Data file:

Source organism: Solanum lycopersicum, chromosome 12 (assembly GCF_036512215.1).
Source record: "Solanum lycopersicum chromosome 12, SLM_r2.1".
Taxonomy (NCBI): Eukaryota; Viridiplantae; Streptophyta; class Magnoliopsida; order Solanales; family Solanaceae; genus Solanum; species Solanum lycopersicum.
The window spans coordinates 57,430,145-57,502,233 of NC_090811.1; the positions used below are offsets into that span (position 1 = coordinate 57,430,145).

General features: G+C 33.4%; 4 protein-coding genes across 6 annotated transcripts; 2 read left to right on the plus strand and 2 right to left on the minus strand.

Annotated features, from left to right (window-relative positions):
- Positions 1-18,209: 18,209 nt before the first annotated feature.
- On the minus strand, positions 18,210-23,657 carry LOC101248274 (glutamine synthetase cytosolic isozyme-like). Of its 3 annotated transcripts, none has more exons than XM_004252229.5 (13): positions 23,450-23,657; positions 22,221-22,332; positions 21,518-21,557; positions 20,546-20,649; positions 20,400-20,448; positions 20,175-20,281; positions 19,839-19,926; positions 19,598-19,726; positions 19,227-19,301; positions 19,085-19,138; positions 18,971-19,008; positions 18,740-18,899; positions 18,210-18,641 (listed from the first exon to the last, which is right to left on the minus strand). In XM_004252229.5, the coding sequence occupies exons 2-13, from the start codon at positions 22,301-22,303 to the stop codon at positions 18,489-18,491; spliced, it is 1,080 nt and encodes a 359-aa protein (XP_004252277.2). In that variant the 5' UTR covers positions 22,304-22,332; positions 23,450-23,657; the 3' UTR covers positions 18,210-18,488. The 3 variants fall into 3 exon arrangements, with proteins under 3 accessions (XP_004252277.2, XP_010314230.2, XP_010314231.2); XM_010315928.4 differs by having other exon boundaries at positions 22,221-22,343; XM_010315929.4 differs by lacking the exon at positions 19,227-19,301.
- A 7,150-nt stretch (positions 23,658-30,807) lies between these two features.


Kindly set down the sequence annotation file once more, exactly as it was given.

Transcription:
Source organism: Solanum lycopersicum, chromosome 12 (assembly GCF_036512215.1).
Source record: "Solanum lycopersicum chromosome 12, SLM_r2.1".
Taxonomy (NCBI): Eukaryota; Viridiplantae; Streptophyta; class Magnoliopsida; order Solanales; family Solanaceae; genus Solanum; species Solanum lycopersicum.
The window spans coordinates 57,430,145-57,502,233 of NC_090811.1; the positions used below are offsets into that span (position 1 = coordinate 57,430,145).

General features: G+C 33.4%; 4 protein-coding genes across 6 annotated transcripts; 2 read left to right on the plus strand and 2 right to left on the minus strand.

Annotated features, from left to right (window-relative positions):
- Positions 1-18,209: 18,209 nt before the first annotated feature.
- On the minus strand, positions 18,210-23,657 carry LOC101248274 (glutamine synthetase cytosolic isozyme-like). Of its 3 annotated transcripts, none has more exons than XM_004252229.5 (13): positions 23,450-23,657; positions 22,221-22,332; positions 21,518-21,557; positions 20,546-20,649; positions 20,400-20,448; positions 20,175-20,281; positions 19,839-19,926; positions 19,598-19,726; positions 19,227-19,301; positions 19,085-19,138; positions 18,971-19,008; positions 18,740-18,899; positions 18,210-18,641 (listed from the first exon to the last, which is right to left on the minus strand). In XM_004252229.5, the coding sequence occupies exons 2-13, from the start codon at positions 22,301-22,303 to the stop codon at positions 18,489-18,491; spliced, it is 1,080 nt and encodes a 359-aa protein (XP_004252277.2). In that variant the 5' UTR covers positions 22,304-22,332; positions 23,450-23,657; the 3' UTR covers positions 18,210-18,488. The 3 variants fall into 3 exon arrangements, with proteins under 3 accessions (XP_004252277.2, XP_010314230.2, XP_010314231.2); XM_010315928.4 differs by having other exon boundaries at positions 22,221-22,343; XM_010315929.4 differs by lacking the exon at positions 19,227-19,301.
- A 7,150-nt stretch (positions 23,658-30,807) lies between these two features.